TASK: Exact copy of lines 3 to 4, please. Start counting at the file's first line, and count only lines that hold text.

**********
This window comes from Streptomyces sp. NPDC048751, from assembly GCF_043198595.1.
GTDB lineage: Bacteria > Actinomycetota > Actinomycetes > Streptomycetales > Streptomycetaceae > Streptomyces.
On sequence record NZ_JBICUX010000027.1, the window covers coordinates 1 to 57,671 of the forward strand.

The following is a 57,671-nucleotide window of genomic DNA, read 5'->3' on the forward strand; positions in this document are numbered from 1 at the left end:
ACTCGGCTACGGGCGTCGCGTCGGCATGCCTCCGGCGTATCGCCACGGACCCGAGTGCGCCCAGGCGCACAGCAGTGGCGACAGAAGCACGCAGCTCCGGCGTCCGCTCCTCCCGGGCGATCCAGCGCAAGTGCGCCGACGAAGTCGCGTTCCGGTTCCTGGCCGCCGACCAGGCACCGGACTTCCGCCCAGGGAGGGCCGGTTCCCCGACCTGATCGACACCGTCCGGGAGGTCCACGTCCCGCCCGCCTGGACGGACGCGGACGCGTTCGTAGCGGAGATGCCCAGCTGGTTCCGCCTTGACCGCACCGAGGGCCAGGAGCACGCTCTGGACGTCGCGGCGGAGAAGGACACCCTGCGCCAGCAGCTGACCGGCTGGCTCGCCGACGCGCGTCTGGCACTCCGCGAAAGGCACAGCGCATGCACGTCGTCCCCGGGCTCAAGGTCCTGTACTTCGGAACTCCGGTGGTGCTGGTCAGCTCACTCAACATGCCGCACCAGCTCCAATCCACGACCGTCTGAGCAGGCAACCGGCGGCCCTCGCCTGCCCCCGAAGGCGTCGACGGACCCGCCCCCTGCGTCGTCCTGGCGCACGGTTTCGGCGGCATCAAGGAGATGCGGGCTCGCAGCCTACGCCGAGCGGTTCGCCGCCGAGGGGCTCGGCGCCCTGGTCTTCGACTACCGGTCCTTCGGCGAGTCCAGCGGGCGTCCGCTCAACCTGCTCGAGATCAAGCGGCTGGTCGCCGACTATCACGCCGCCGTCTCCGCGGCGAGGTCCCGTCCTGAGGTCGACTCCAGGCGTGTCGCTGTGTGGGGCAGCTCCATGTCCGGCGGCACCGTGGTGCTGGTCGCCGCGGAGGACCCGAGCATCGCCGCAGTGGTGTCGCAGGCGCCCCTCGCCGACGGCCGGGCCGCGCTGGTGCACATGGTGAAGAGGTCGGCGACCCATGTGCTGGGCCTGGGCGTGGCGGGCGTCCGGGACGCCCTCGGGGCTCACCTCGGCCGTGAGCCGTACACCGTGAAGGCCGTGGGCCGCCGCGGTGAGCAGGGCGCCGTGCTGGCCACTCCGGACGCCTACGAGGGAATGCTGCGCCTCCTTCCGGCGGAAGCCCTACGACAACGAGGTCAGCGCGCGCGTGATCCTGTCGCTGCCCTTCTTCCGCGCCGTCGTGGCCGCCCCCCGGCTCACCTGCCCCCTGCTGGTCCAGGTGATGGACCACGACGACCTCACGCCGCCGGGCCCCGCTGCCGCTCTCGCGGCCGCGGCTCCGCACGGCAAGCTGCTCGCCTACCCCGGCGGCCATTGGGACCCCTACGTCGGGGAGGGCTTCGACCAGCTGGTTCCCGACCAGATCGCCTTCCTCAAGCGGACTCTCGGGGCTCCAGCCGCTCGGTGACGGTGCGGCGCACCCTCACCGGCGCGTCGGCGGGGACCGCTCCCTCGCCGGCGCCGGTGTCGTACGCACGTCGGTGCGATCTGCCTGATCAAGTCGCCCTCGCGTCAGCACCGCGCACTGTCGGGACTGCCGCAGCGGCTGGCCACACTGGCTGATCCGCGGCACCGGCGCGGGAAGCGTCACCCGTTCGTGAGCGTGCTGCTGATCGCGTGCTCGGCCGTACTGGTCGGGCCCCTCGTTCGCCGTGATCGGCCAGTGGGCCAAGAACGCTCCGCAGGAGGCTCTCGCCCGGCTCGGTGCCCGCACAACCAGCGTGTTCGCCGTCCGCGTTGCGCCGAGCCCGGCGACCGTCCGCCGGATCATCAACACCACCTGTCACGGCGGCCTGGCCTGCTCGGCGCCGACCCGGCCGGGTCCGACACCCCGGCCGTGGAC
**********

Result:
On sequence record NZ_JBICUX010000027.1, the window covers coordinates 1 to 57,671 of the forward strand.

The following is a 57,671-nucleotide window of genomic DNA, read 5'->3' on the forward strand; positions in this document are numbered from 1 at the left end: